0
Micro/Nanoscale Heat Transfer

The Phonon Thermal Conductivity of Single-Layer Graphene From Complete Phonon Dispersion Relations

[+] Author and Article Information
Yunfeng Gu

College of Electronic and Mechanical Engineering, Nanjing Forestry University, Nanjing 210037, People’s Republic of China; Jiangsu Key Laboratory for Design and Manufacture of Micro-Nano Biomedical Instruments, Key Laboratory of MEMS of China Educational Ministry,  Southeast University, Nanjing, 210096, People’s Republic of China

Zhonghua Ni, Minhua Chen, Kedong Bi

 Jiangsu Key Laboratory for Design and Manufacture of Micro-Nano Biomedical Instruments, Key Laboratory of MEMS of China Educational Ministry,Southeast University, Nanjing, 210096, People’s Republic of Chinayunfeichen@seu.edu.cn

Yunfei Chen1

 Jiangsu Key Laboratory for Design and Manufacture of Micro-Nano Biomedical Instruments, Key Laboratory of MEMS of China Educational Ministry,Southeast University, Nanjing, 210096, People’s Republic of Chinayunfeichen@seu.edu.cn

1

Corresponding author.

J. Heat Transfer 134(6), 062401 (May 09, 2012) (8 pages) doi:10.1115/1.4005743 History: Received September 02, 2010; Revised October 07, 2011; Published May 09, 2012

In this paper, the phonon scattering mechanisms of single-layer graphene are investigated based on the complete phonon dispersion relations. According to the selection rules that a phonon scattering process should obey the energy and momentum conservation conditions, the relaxation rates of combining and splitting umklapp processes can be calculated by integrating the intersection lines between different phonon mode surfaces in the phonon dispersion relation space. The dependence of the relaxation rates on the wave vector directions is presented with a three-dimensional surface over the first Brillouin zone. It is found that the reason for the optical phonons contributing little to heat transfer is attributed to the strong umklapp processes but not to their low phonon group velocities. The combining umklapp scattering processes involving the optical phonons mainly decrease the acoustic phonon thermal conductivity, while the splitting umklapp scattering processes of the optical phonons mainly restrict heat conduction by the optical phonons themselves. Neglecting the splitting processes, the optical phonons can contribute more energy than that carried by the acoustic phonons. Based on the calculated phonon relaxation time, the thermal conductivities contributed from different mode phonons can be evaluated. At low temperatures, both longitudinal and in-plane transverse acoustic phonon thermal conductivities have T2 temperature dependence, and the out-of-plane transverse acoustic phonon thermal conductivity is proportion to T3/2. The calculated thermal conductivity is on the order of a few thousands W/(m K) at room temperature, depending on the sample size and the edge roughness, and is in agreement well with the recently measured data in the temperature range from about 350 K to 500 K.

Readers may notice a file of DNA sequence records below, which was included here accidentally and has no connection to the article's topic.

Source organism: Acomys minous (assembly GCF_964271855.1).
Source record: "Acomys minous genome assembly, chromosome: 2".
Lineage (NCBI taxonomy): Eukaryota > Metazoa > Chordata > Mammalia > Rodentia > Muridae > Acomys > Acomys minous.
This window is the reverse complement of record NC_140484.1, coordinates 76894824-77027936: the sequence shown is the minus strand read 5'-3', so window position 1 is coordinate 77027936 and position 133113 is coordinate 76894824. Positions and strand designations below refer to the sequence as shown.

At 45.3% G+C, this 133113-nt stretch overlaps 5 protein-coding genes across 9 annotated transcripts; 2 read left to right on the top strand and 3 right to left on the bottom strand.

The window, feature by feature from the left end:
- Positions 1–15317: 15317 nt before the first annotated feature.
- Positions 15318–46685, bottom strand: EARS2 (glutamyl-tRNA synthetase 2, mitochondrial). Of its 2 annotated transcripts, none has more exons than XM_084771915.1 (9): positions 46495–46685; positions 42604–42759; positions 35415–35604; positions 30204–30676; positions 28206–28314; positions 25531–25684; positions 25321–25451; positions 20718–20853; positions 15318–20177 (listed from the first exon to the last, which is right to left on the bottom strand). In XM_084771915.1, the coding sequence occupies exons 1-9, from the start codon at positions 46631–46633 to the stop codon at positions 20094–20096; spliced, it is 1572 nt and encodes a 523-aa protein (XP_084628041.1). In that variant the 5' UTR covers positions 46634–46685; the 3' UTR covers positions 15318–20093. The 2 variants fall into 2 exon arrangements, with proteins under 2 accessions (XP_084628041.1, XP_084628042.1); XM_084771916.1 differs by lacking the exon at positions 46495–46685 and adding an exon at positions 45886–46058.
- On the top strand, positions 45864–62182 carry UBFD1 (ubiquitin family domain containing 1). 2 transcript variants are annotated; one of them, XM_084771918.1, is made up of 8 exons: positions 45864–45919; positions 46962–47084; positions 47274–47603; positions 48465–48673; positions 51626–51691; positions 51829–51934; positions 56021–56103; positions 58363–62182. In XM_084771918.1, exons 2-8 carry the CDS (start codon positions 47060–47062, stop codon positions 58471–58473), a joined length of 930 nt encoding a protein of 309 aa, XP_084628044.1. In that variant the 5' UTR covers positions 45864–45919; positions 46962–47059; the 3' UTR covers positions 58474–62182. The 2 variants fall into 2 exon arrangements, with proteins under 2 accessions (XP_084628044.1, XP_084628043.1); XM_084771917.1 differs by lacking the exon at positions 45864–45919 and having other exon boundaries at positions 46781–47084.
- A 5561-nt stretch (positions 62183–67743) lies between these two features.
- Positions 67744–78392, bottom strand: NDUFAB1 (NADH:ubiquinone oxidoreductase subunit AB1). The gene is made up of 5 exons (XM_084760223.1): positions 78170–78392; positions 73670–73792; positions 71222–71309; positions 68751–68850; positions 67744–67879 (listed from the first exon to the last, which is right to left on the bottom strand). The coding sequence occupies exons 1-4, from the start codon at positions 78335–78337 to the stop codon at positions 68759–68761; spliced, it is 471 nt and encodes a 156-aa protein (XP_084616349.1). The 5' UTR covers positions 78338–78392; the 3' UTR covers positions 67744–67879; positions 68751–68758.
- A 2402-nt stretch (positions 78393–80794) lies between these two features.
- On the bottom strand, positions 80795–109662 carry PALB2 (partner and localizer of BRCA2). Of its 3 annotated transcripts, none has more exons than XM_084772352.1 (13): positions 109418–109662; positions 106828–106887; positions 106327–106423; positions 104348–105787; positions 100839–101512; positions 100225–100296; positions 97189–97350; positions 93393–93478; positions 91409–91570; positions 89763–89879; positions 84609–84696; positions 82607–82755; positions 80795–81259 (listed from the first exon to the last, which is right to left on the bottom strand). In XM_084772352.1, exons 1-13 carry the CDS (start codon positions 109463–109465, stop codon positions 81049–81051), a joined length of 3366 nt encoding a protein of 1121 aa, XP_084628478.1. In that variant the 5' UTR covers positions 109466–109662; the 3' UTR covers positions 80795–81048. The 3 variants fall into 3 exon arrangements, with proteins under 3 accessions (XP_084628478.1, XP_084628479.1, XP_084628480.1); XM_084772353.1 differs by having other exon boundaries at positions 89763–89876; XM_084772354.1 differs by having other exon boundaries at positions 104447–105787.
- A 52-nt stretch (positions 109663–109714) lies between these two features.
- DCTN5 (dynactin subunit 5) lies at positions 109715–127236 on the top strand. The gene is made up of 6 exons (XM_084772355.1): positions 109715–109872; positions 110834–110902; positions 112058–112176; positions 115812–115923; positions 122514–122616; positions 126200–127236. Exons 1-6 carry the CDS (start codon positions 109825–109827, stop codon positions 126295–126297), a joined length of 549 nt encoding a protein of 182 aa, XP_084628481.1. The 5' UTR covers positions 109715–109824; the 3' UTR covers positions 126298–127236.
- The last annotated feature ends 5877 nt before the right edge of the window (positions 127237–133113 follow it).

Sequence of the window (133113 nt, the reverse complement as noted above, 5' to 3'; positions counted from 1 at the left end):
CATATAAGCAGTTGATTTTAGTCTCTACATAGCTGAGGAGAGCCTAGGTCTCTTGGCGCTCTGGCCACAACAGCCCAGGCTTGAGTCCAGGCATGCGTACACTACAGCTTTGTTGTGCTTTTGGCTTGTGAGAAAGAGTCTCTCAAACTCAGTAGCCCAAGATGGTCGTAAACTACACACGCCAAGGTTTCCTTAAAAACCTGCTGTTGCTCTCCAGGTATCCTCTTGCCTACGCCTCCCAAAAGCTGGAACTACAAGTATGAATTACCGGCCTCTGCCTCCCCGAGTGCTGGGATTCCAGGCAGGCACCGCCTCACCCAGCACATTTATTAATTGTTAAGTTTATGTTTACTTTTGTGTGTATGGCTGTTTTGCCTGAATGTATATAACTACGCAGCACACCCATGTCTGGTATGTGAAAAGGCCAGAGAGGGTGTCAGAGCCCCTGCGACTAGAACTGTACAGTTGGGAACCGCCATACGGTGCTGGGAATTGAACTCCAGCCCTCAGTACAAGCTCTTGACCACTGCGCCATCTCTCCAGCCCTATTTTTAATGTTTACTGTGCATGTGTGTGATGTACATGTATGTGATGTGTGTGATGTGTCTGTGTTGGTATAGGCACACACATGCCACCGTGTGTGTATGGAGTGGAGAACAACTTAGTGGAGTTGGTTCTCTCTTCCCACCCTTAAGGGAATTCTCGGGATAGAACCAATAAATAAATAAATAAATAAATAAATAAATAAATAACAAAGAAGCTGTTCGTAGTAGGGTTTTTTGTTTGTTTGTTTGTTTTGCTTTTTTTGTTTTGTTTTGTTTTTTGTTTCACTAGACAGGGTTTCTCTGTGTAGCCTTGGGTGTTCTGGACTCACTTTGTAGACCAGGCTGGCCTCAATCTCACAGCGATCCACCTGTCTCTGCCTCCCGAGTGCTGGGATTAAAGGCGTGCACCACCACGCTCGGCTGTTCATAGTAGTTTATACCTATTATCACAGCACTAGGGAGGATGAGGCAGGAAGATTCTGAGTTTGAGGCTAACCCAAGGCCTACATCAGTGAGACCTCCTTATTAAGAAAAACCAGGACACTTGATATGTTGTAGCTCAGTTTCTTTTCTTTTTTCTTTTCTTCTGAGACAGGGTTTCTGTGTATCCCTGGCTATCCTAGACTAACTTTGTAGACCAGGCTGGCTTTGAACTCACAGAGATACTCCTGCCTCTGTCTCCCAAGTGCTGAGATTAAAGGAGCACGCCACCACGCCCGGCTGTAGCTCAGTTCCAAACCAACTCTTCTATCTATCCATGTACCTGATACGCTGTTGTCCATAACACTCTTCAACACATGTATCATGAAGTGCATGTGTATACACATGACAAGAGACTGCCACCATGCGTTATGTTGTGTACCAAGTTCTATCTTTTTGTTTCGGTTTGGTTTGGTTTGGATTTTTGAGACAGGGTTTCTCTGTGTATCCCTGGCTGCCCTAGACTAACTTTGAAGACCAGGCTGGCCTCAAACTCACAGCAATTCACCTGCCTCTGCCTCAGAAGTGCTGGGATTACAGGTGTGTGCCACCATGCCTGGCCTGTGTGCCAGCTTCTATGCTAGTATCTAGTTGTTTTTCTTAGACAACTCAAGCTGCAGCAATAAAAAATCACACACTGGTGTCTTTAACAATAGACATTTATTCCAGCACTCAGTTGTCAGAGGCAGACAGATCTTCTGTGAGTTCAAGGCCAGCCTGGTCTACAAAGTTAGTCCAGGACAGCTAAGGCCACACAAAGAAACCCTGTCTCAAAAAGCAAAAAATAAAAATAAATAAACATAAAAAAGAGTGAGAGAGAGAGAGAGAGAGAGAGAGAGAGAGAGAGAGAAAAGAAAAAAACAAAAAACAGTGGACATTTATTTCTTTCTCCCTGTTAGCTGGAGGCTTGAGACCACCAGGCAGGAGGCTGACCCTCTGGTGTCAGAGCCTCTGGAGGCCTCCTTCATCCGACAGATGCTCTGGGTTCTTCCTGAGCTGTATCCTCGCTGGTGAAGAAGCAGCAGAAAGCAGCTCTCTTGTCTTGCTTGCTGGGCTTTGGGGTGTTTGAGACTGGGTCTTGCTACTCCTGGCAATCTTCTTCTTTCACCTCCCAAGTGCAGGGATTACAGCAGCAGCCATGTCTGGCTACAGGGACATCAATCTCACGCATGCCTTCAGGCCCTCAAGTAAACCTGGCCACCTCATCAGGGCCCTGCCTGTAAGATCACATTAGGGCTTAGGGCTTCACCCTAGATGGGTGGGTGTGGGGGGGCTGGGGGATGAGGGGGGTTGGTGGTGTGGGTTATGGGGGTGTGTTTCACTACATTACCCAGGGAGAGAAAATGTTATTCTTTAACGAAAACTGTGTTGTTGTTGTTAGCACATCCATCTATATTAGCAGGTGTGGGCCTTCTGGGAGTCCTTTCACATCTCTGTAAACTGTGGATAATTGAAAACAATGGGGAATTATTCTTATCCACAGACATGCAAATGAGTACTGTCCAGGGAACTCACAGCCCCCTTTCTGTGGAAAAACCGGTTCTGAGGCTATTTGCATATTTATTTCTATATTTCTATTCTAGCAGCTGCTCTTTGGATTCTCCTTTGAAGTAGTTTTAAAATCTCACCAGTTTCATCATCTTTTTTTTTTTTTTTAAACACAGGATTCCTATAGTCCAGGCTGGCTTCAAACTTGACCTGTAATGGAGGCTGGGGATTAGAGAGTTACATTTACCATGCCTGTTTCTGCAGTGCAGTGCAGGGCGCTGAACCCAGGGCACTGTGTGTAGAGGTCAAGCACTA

FIGURES IN THIS ARTICLE
<>
Copyright © 2012 by American Society of Mechanical Engineers
Your Session has timed out. Please sign back in to continue.

References

Figures

Grahic Jump Location
Figure 1

A schematic illustration of the possible (a) combining U process and (b) splitting U process for a phonon mode q. The wave vector q′ is in the BZ with the point Γ0 as its center and having a dash point line edge.

Grahic Jump Location
Figure 2

Phonon dispersion relations of the SLG in the triangular area ΔΓKM edged with the symmetry lines in the BZ. There are three acoustic phonon branches (LA, iTA, and oTA) and three optical phonon branches (LO, iTO, and oTO).

Grahic Jump Location
Figure 3

Construction for the interaction of three phonons: (a) the combining U process and (b) the splitting U process

Grahic Jump Location
Figure 4

The wave vector dependence of the relaxation rate of iTA phonons undergoing a combining U process (a) and a splitting U process (b) at 300 K

Grahic Jump Location
Figure 5

The frequency dependence of the relaxation rate of iTA phonons undergoing a combining U process at 300 K

Grahic Jump Location
Figure 6

A comparison between the total thermal conductivity calculated in this paper with those in previous literatures

Grahic Jump Location
Figure 7

The thermal conductivity as a function of temperature

Grahic Jump Location
Figure 8

The temperature dependence of the acoustic phonon thermal conductivity and their approximate results

Tables

Errata

Discussions

Some tools below are only available to our subscribers or users with an online account.

Related Content

Customize your page view by dragging and repositioning the boxes below.

Related Journal Articles
Related eBook Content
Topic Collections

Sorry! You do not have access to this content. For assistance or to subscribe, please contact us:

  • TELEPHONE: 1-800-843-2763 (Toll-free in the USA)
  • EMAIL: asmedigitalcollection@asme.org
Sign In